Alternative Splicing and Human Disease


Almost all human protein coding genes undergo alternative splicing, and an increasing number of diseases is associated with the selection of ‘wrong’ splice sites. Alternative missplicing can be caused by deoxyribonucleic acid point mutations, changes in repetitive sequences or alterations in proteins that regulate splicing. The effect of these mutations can be evaluated by bioinformatic means, but these predictions need to be verified experimentally. With the exception of premature stop codons that are introduced by aberrantly spliced exons, the mechanism of pathological exon usage that leads to a disease is generally poorly understood. A pathological change in the activity of splicing factors typically results in numerous small changes in exon usage. Numerous screening efforts identified oligonucleotides and small molecular weight substances that can be tested as therapeutic approaches for diseases caused by missplicing.

Key Concepts:

  • Alternative splice site selection is regulated by combinatorial control through a network of protein–protein, protein–RNA and RNA–RNA interactions.

  • Mutations in the splice sites, exonic and intronic sequences lead to aberrant exon usage.

  • Mutations can cause exon skipping, a change in the degree of exon usage or activate sequences on the pre‐mRNA to become a new exon.

  • Synonymous mutations in exons can cause their aberrant usage, which can be a disease mechanism.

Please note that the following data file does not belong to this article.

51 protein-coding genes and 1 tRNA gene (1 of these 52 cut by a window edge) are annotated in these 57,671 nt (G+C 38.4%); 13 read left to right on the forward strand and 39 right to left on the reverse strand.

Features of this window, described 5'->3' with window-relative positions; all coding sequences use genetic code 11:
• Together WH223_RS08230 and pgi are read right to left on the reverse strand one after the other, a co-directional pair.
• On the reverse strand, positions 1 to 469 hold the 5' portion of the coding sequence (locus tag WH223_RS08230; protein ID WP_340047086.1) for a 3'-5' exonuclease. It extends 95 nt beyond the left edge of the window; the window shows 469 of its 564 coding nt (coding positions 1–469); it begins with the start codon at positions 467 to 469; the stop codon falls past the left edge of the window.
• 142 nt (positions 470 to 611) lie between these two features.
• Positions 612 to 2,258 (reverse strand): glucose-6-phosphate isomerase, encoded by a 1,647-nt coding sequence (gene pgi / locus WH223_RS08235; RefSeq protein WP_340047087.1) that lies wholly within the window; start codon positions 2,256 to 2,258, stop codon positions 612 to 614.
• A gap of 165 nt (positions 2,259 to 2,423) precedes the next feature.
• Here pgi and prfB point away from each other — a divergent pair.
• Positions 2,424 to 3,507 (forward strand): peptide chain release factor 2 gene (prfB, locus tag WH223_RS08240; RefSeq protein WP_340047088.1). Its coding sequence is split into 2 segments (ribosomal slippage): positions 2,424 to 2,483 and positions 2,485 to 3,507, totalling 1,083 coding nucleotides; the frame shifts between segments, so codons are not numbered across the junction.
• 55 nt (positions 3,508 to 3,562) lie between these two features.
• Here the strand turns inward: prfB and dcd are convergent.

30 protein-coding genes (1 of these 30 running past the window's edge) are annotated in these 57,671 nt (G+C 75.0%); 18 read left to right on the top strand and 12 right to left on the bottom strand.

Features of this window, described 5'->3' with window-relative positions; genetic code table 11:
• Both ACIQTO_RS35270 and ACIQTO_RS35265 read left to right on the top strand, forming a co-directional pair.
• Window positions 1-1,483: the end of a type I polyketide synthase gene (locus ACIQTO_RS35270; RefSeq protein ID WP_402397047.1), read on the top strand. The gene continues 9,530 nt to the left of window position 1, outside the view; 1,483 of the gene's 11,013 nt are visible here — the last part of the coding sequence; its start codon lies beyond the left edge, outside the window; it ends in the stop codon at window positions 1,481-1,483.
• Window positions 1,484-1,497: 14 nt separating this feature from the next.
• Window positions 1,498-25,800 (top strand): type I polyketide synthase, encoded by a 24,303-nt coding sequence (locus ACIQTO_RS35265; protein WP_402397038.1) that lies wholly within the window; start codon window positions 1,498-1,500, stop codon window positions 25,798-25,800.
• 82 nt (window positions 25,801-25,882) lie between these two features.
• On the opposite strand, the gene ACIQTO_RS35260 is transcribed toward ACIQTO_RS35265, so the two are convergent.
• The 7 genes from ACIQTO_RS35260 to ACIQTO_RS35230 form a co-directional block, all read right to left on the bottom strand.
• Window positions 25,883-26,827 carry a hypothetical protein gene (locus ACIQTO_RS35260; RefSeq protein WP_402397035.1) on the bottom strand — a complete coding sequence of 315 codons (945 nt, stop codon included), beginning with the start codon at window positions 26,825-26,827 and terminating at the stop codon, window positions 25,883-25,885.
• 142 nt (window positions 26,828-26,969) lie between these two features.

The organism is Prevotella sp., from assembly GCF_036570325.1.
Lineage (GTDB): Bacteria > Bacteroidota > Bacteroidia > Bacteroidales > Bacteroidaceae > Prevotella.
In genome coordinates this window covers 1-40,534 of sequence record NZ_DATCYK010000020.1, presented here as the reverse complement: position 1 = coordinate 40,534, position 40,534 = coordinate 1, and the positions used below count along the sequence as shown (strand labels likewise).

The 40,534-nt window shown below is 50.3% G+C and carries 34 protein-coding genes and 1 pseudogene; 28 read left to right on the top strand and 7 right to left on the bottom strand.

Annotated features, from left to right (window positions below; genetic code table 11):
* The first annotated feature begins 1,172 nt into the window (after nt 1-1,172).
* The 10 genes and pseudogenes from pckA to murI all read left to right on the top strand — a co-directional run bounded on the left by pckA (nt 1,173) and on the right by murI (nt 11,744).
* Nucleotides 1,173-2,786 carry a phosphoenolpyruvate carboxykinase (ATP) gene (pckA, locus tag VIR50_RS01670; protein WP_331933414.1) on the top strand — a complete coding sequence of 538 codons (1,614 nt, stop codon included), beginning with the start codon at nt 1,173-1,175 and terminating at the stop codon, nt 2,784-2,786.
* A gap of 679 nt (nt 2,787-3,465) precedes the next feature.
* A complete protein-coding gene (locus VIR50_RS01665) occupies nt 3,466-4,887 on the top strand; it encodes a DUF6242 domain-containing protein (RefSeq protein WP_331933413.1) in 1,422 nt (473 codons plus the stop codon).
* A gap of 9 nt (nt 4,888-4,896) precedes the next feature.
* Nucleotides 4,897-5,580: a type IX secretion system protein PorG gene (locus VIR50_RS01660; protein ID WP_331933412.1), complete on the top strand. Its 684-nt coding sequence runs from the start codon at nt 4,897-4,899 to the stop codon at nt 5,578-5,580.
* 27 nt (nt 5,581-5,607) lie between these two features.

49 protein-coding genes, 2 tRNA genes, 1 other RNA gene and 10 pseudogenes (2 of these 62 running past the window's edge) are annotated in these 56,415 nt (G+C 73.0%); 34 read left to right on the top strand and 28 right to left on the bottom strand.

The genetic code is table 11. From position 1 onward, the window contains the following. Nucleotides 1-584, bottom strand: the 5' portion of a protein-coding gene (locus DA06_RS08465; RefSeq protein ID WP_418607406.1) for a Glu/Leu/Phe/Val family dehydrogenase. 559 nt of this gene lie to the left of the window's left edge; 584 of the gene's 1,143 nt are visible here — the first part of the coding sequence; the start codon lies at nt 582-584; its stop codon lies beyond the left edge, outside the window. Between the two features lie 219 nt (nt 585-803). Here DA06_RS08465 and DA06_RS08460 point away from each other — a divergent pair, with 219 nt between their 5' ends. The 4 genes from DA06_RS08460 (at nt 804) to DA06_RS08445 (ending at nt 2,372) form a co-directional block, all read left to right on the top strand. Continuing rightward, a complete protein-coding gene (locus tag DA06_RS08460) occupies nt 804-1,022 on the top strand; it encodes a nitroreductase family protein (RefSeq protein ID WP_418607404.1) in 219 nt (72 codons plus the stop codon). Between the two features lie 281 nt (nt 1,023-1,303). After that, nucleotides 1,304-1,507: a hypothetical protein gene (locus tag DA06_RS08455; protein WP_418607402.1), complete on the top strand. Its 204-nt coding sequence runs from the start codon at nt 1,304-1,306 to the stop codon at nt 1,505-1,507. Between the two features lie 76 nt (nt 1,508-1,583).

• A pathological change in the activity of splicing regulatory proteins results in numerous, individually small changes of alternative exon usage.

  • Aberrant exon usage can be targeted by rationale therapies, several oligonucleotide‐based treatments are tested in clinical trials and small molecules were identified that change splice site selection by high‐throughput screens.

Keywords: alternative splicing; splicing regulatory elements; disease causing mutations; exon enhancer; exon silencer

Figure 1.

Schematic overview of disease mechanisms.



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Further Reading

Cooper TA, Wan L and Dreyfuss G (2009) RNA and disease. Cell 136: 777–793.

Jeanteur P (ed.) (2006) Alternative Splicing and Disease, Progress in Molecular and Subcelluar Biology. Berlin, Heidelberg: Springer.

Tazi J, Bakkour N and Stamm S (2009) Alternative splicing and disease. Biochimica Biophysica Acta 1792: 14–26.

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Stamm, Stefan(Mar 2011) Alternative Splicing and Human Disease. In: eLS. John Wiley & Sons Ltd, Chichester. [doi: 10.1002/9780470015902.a0021435]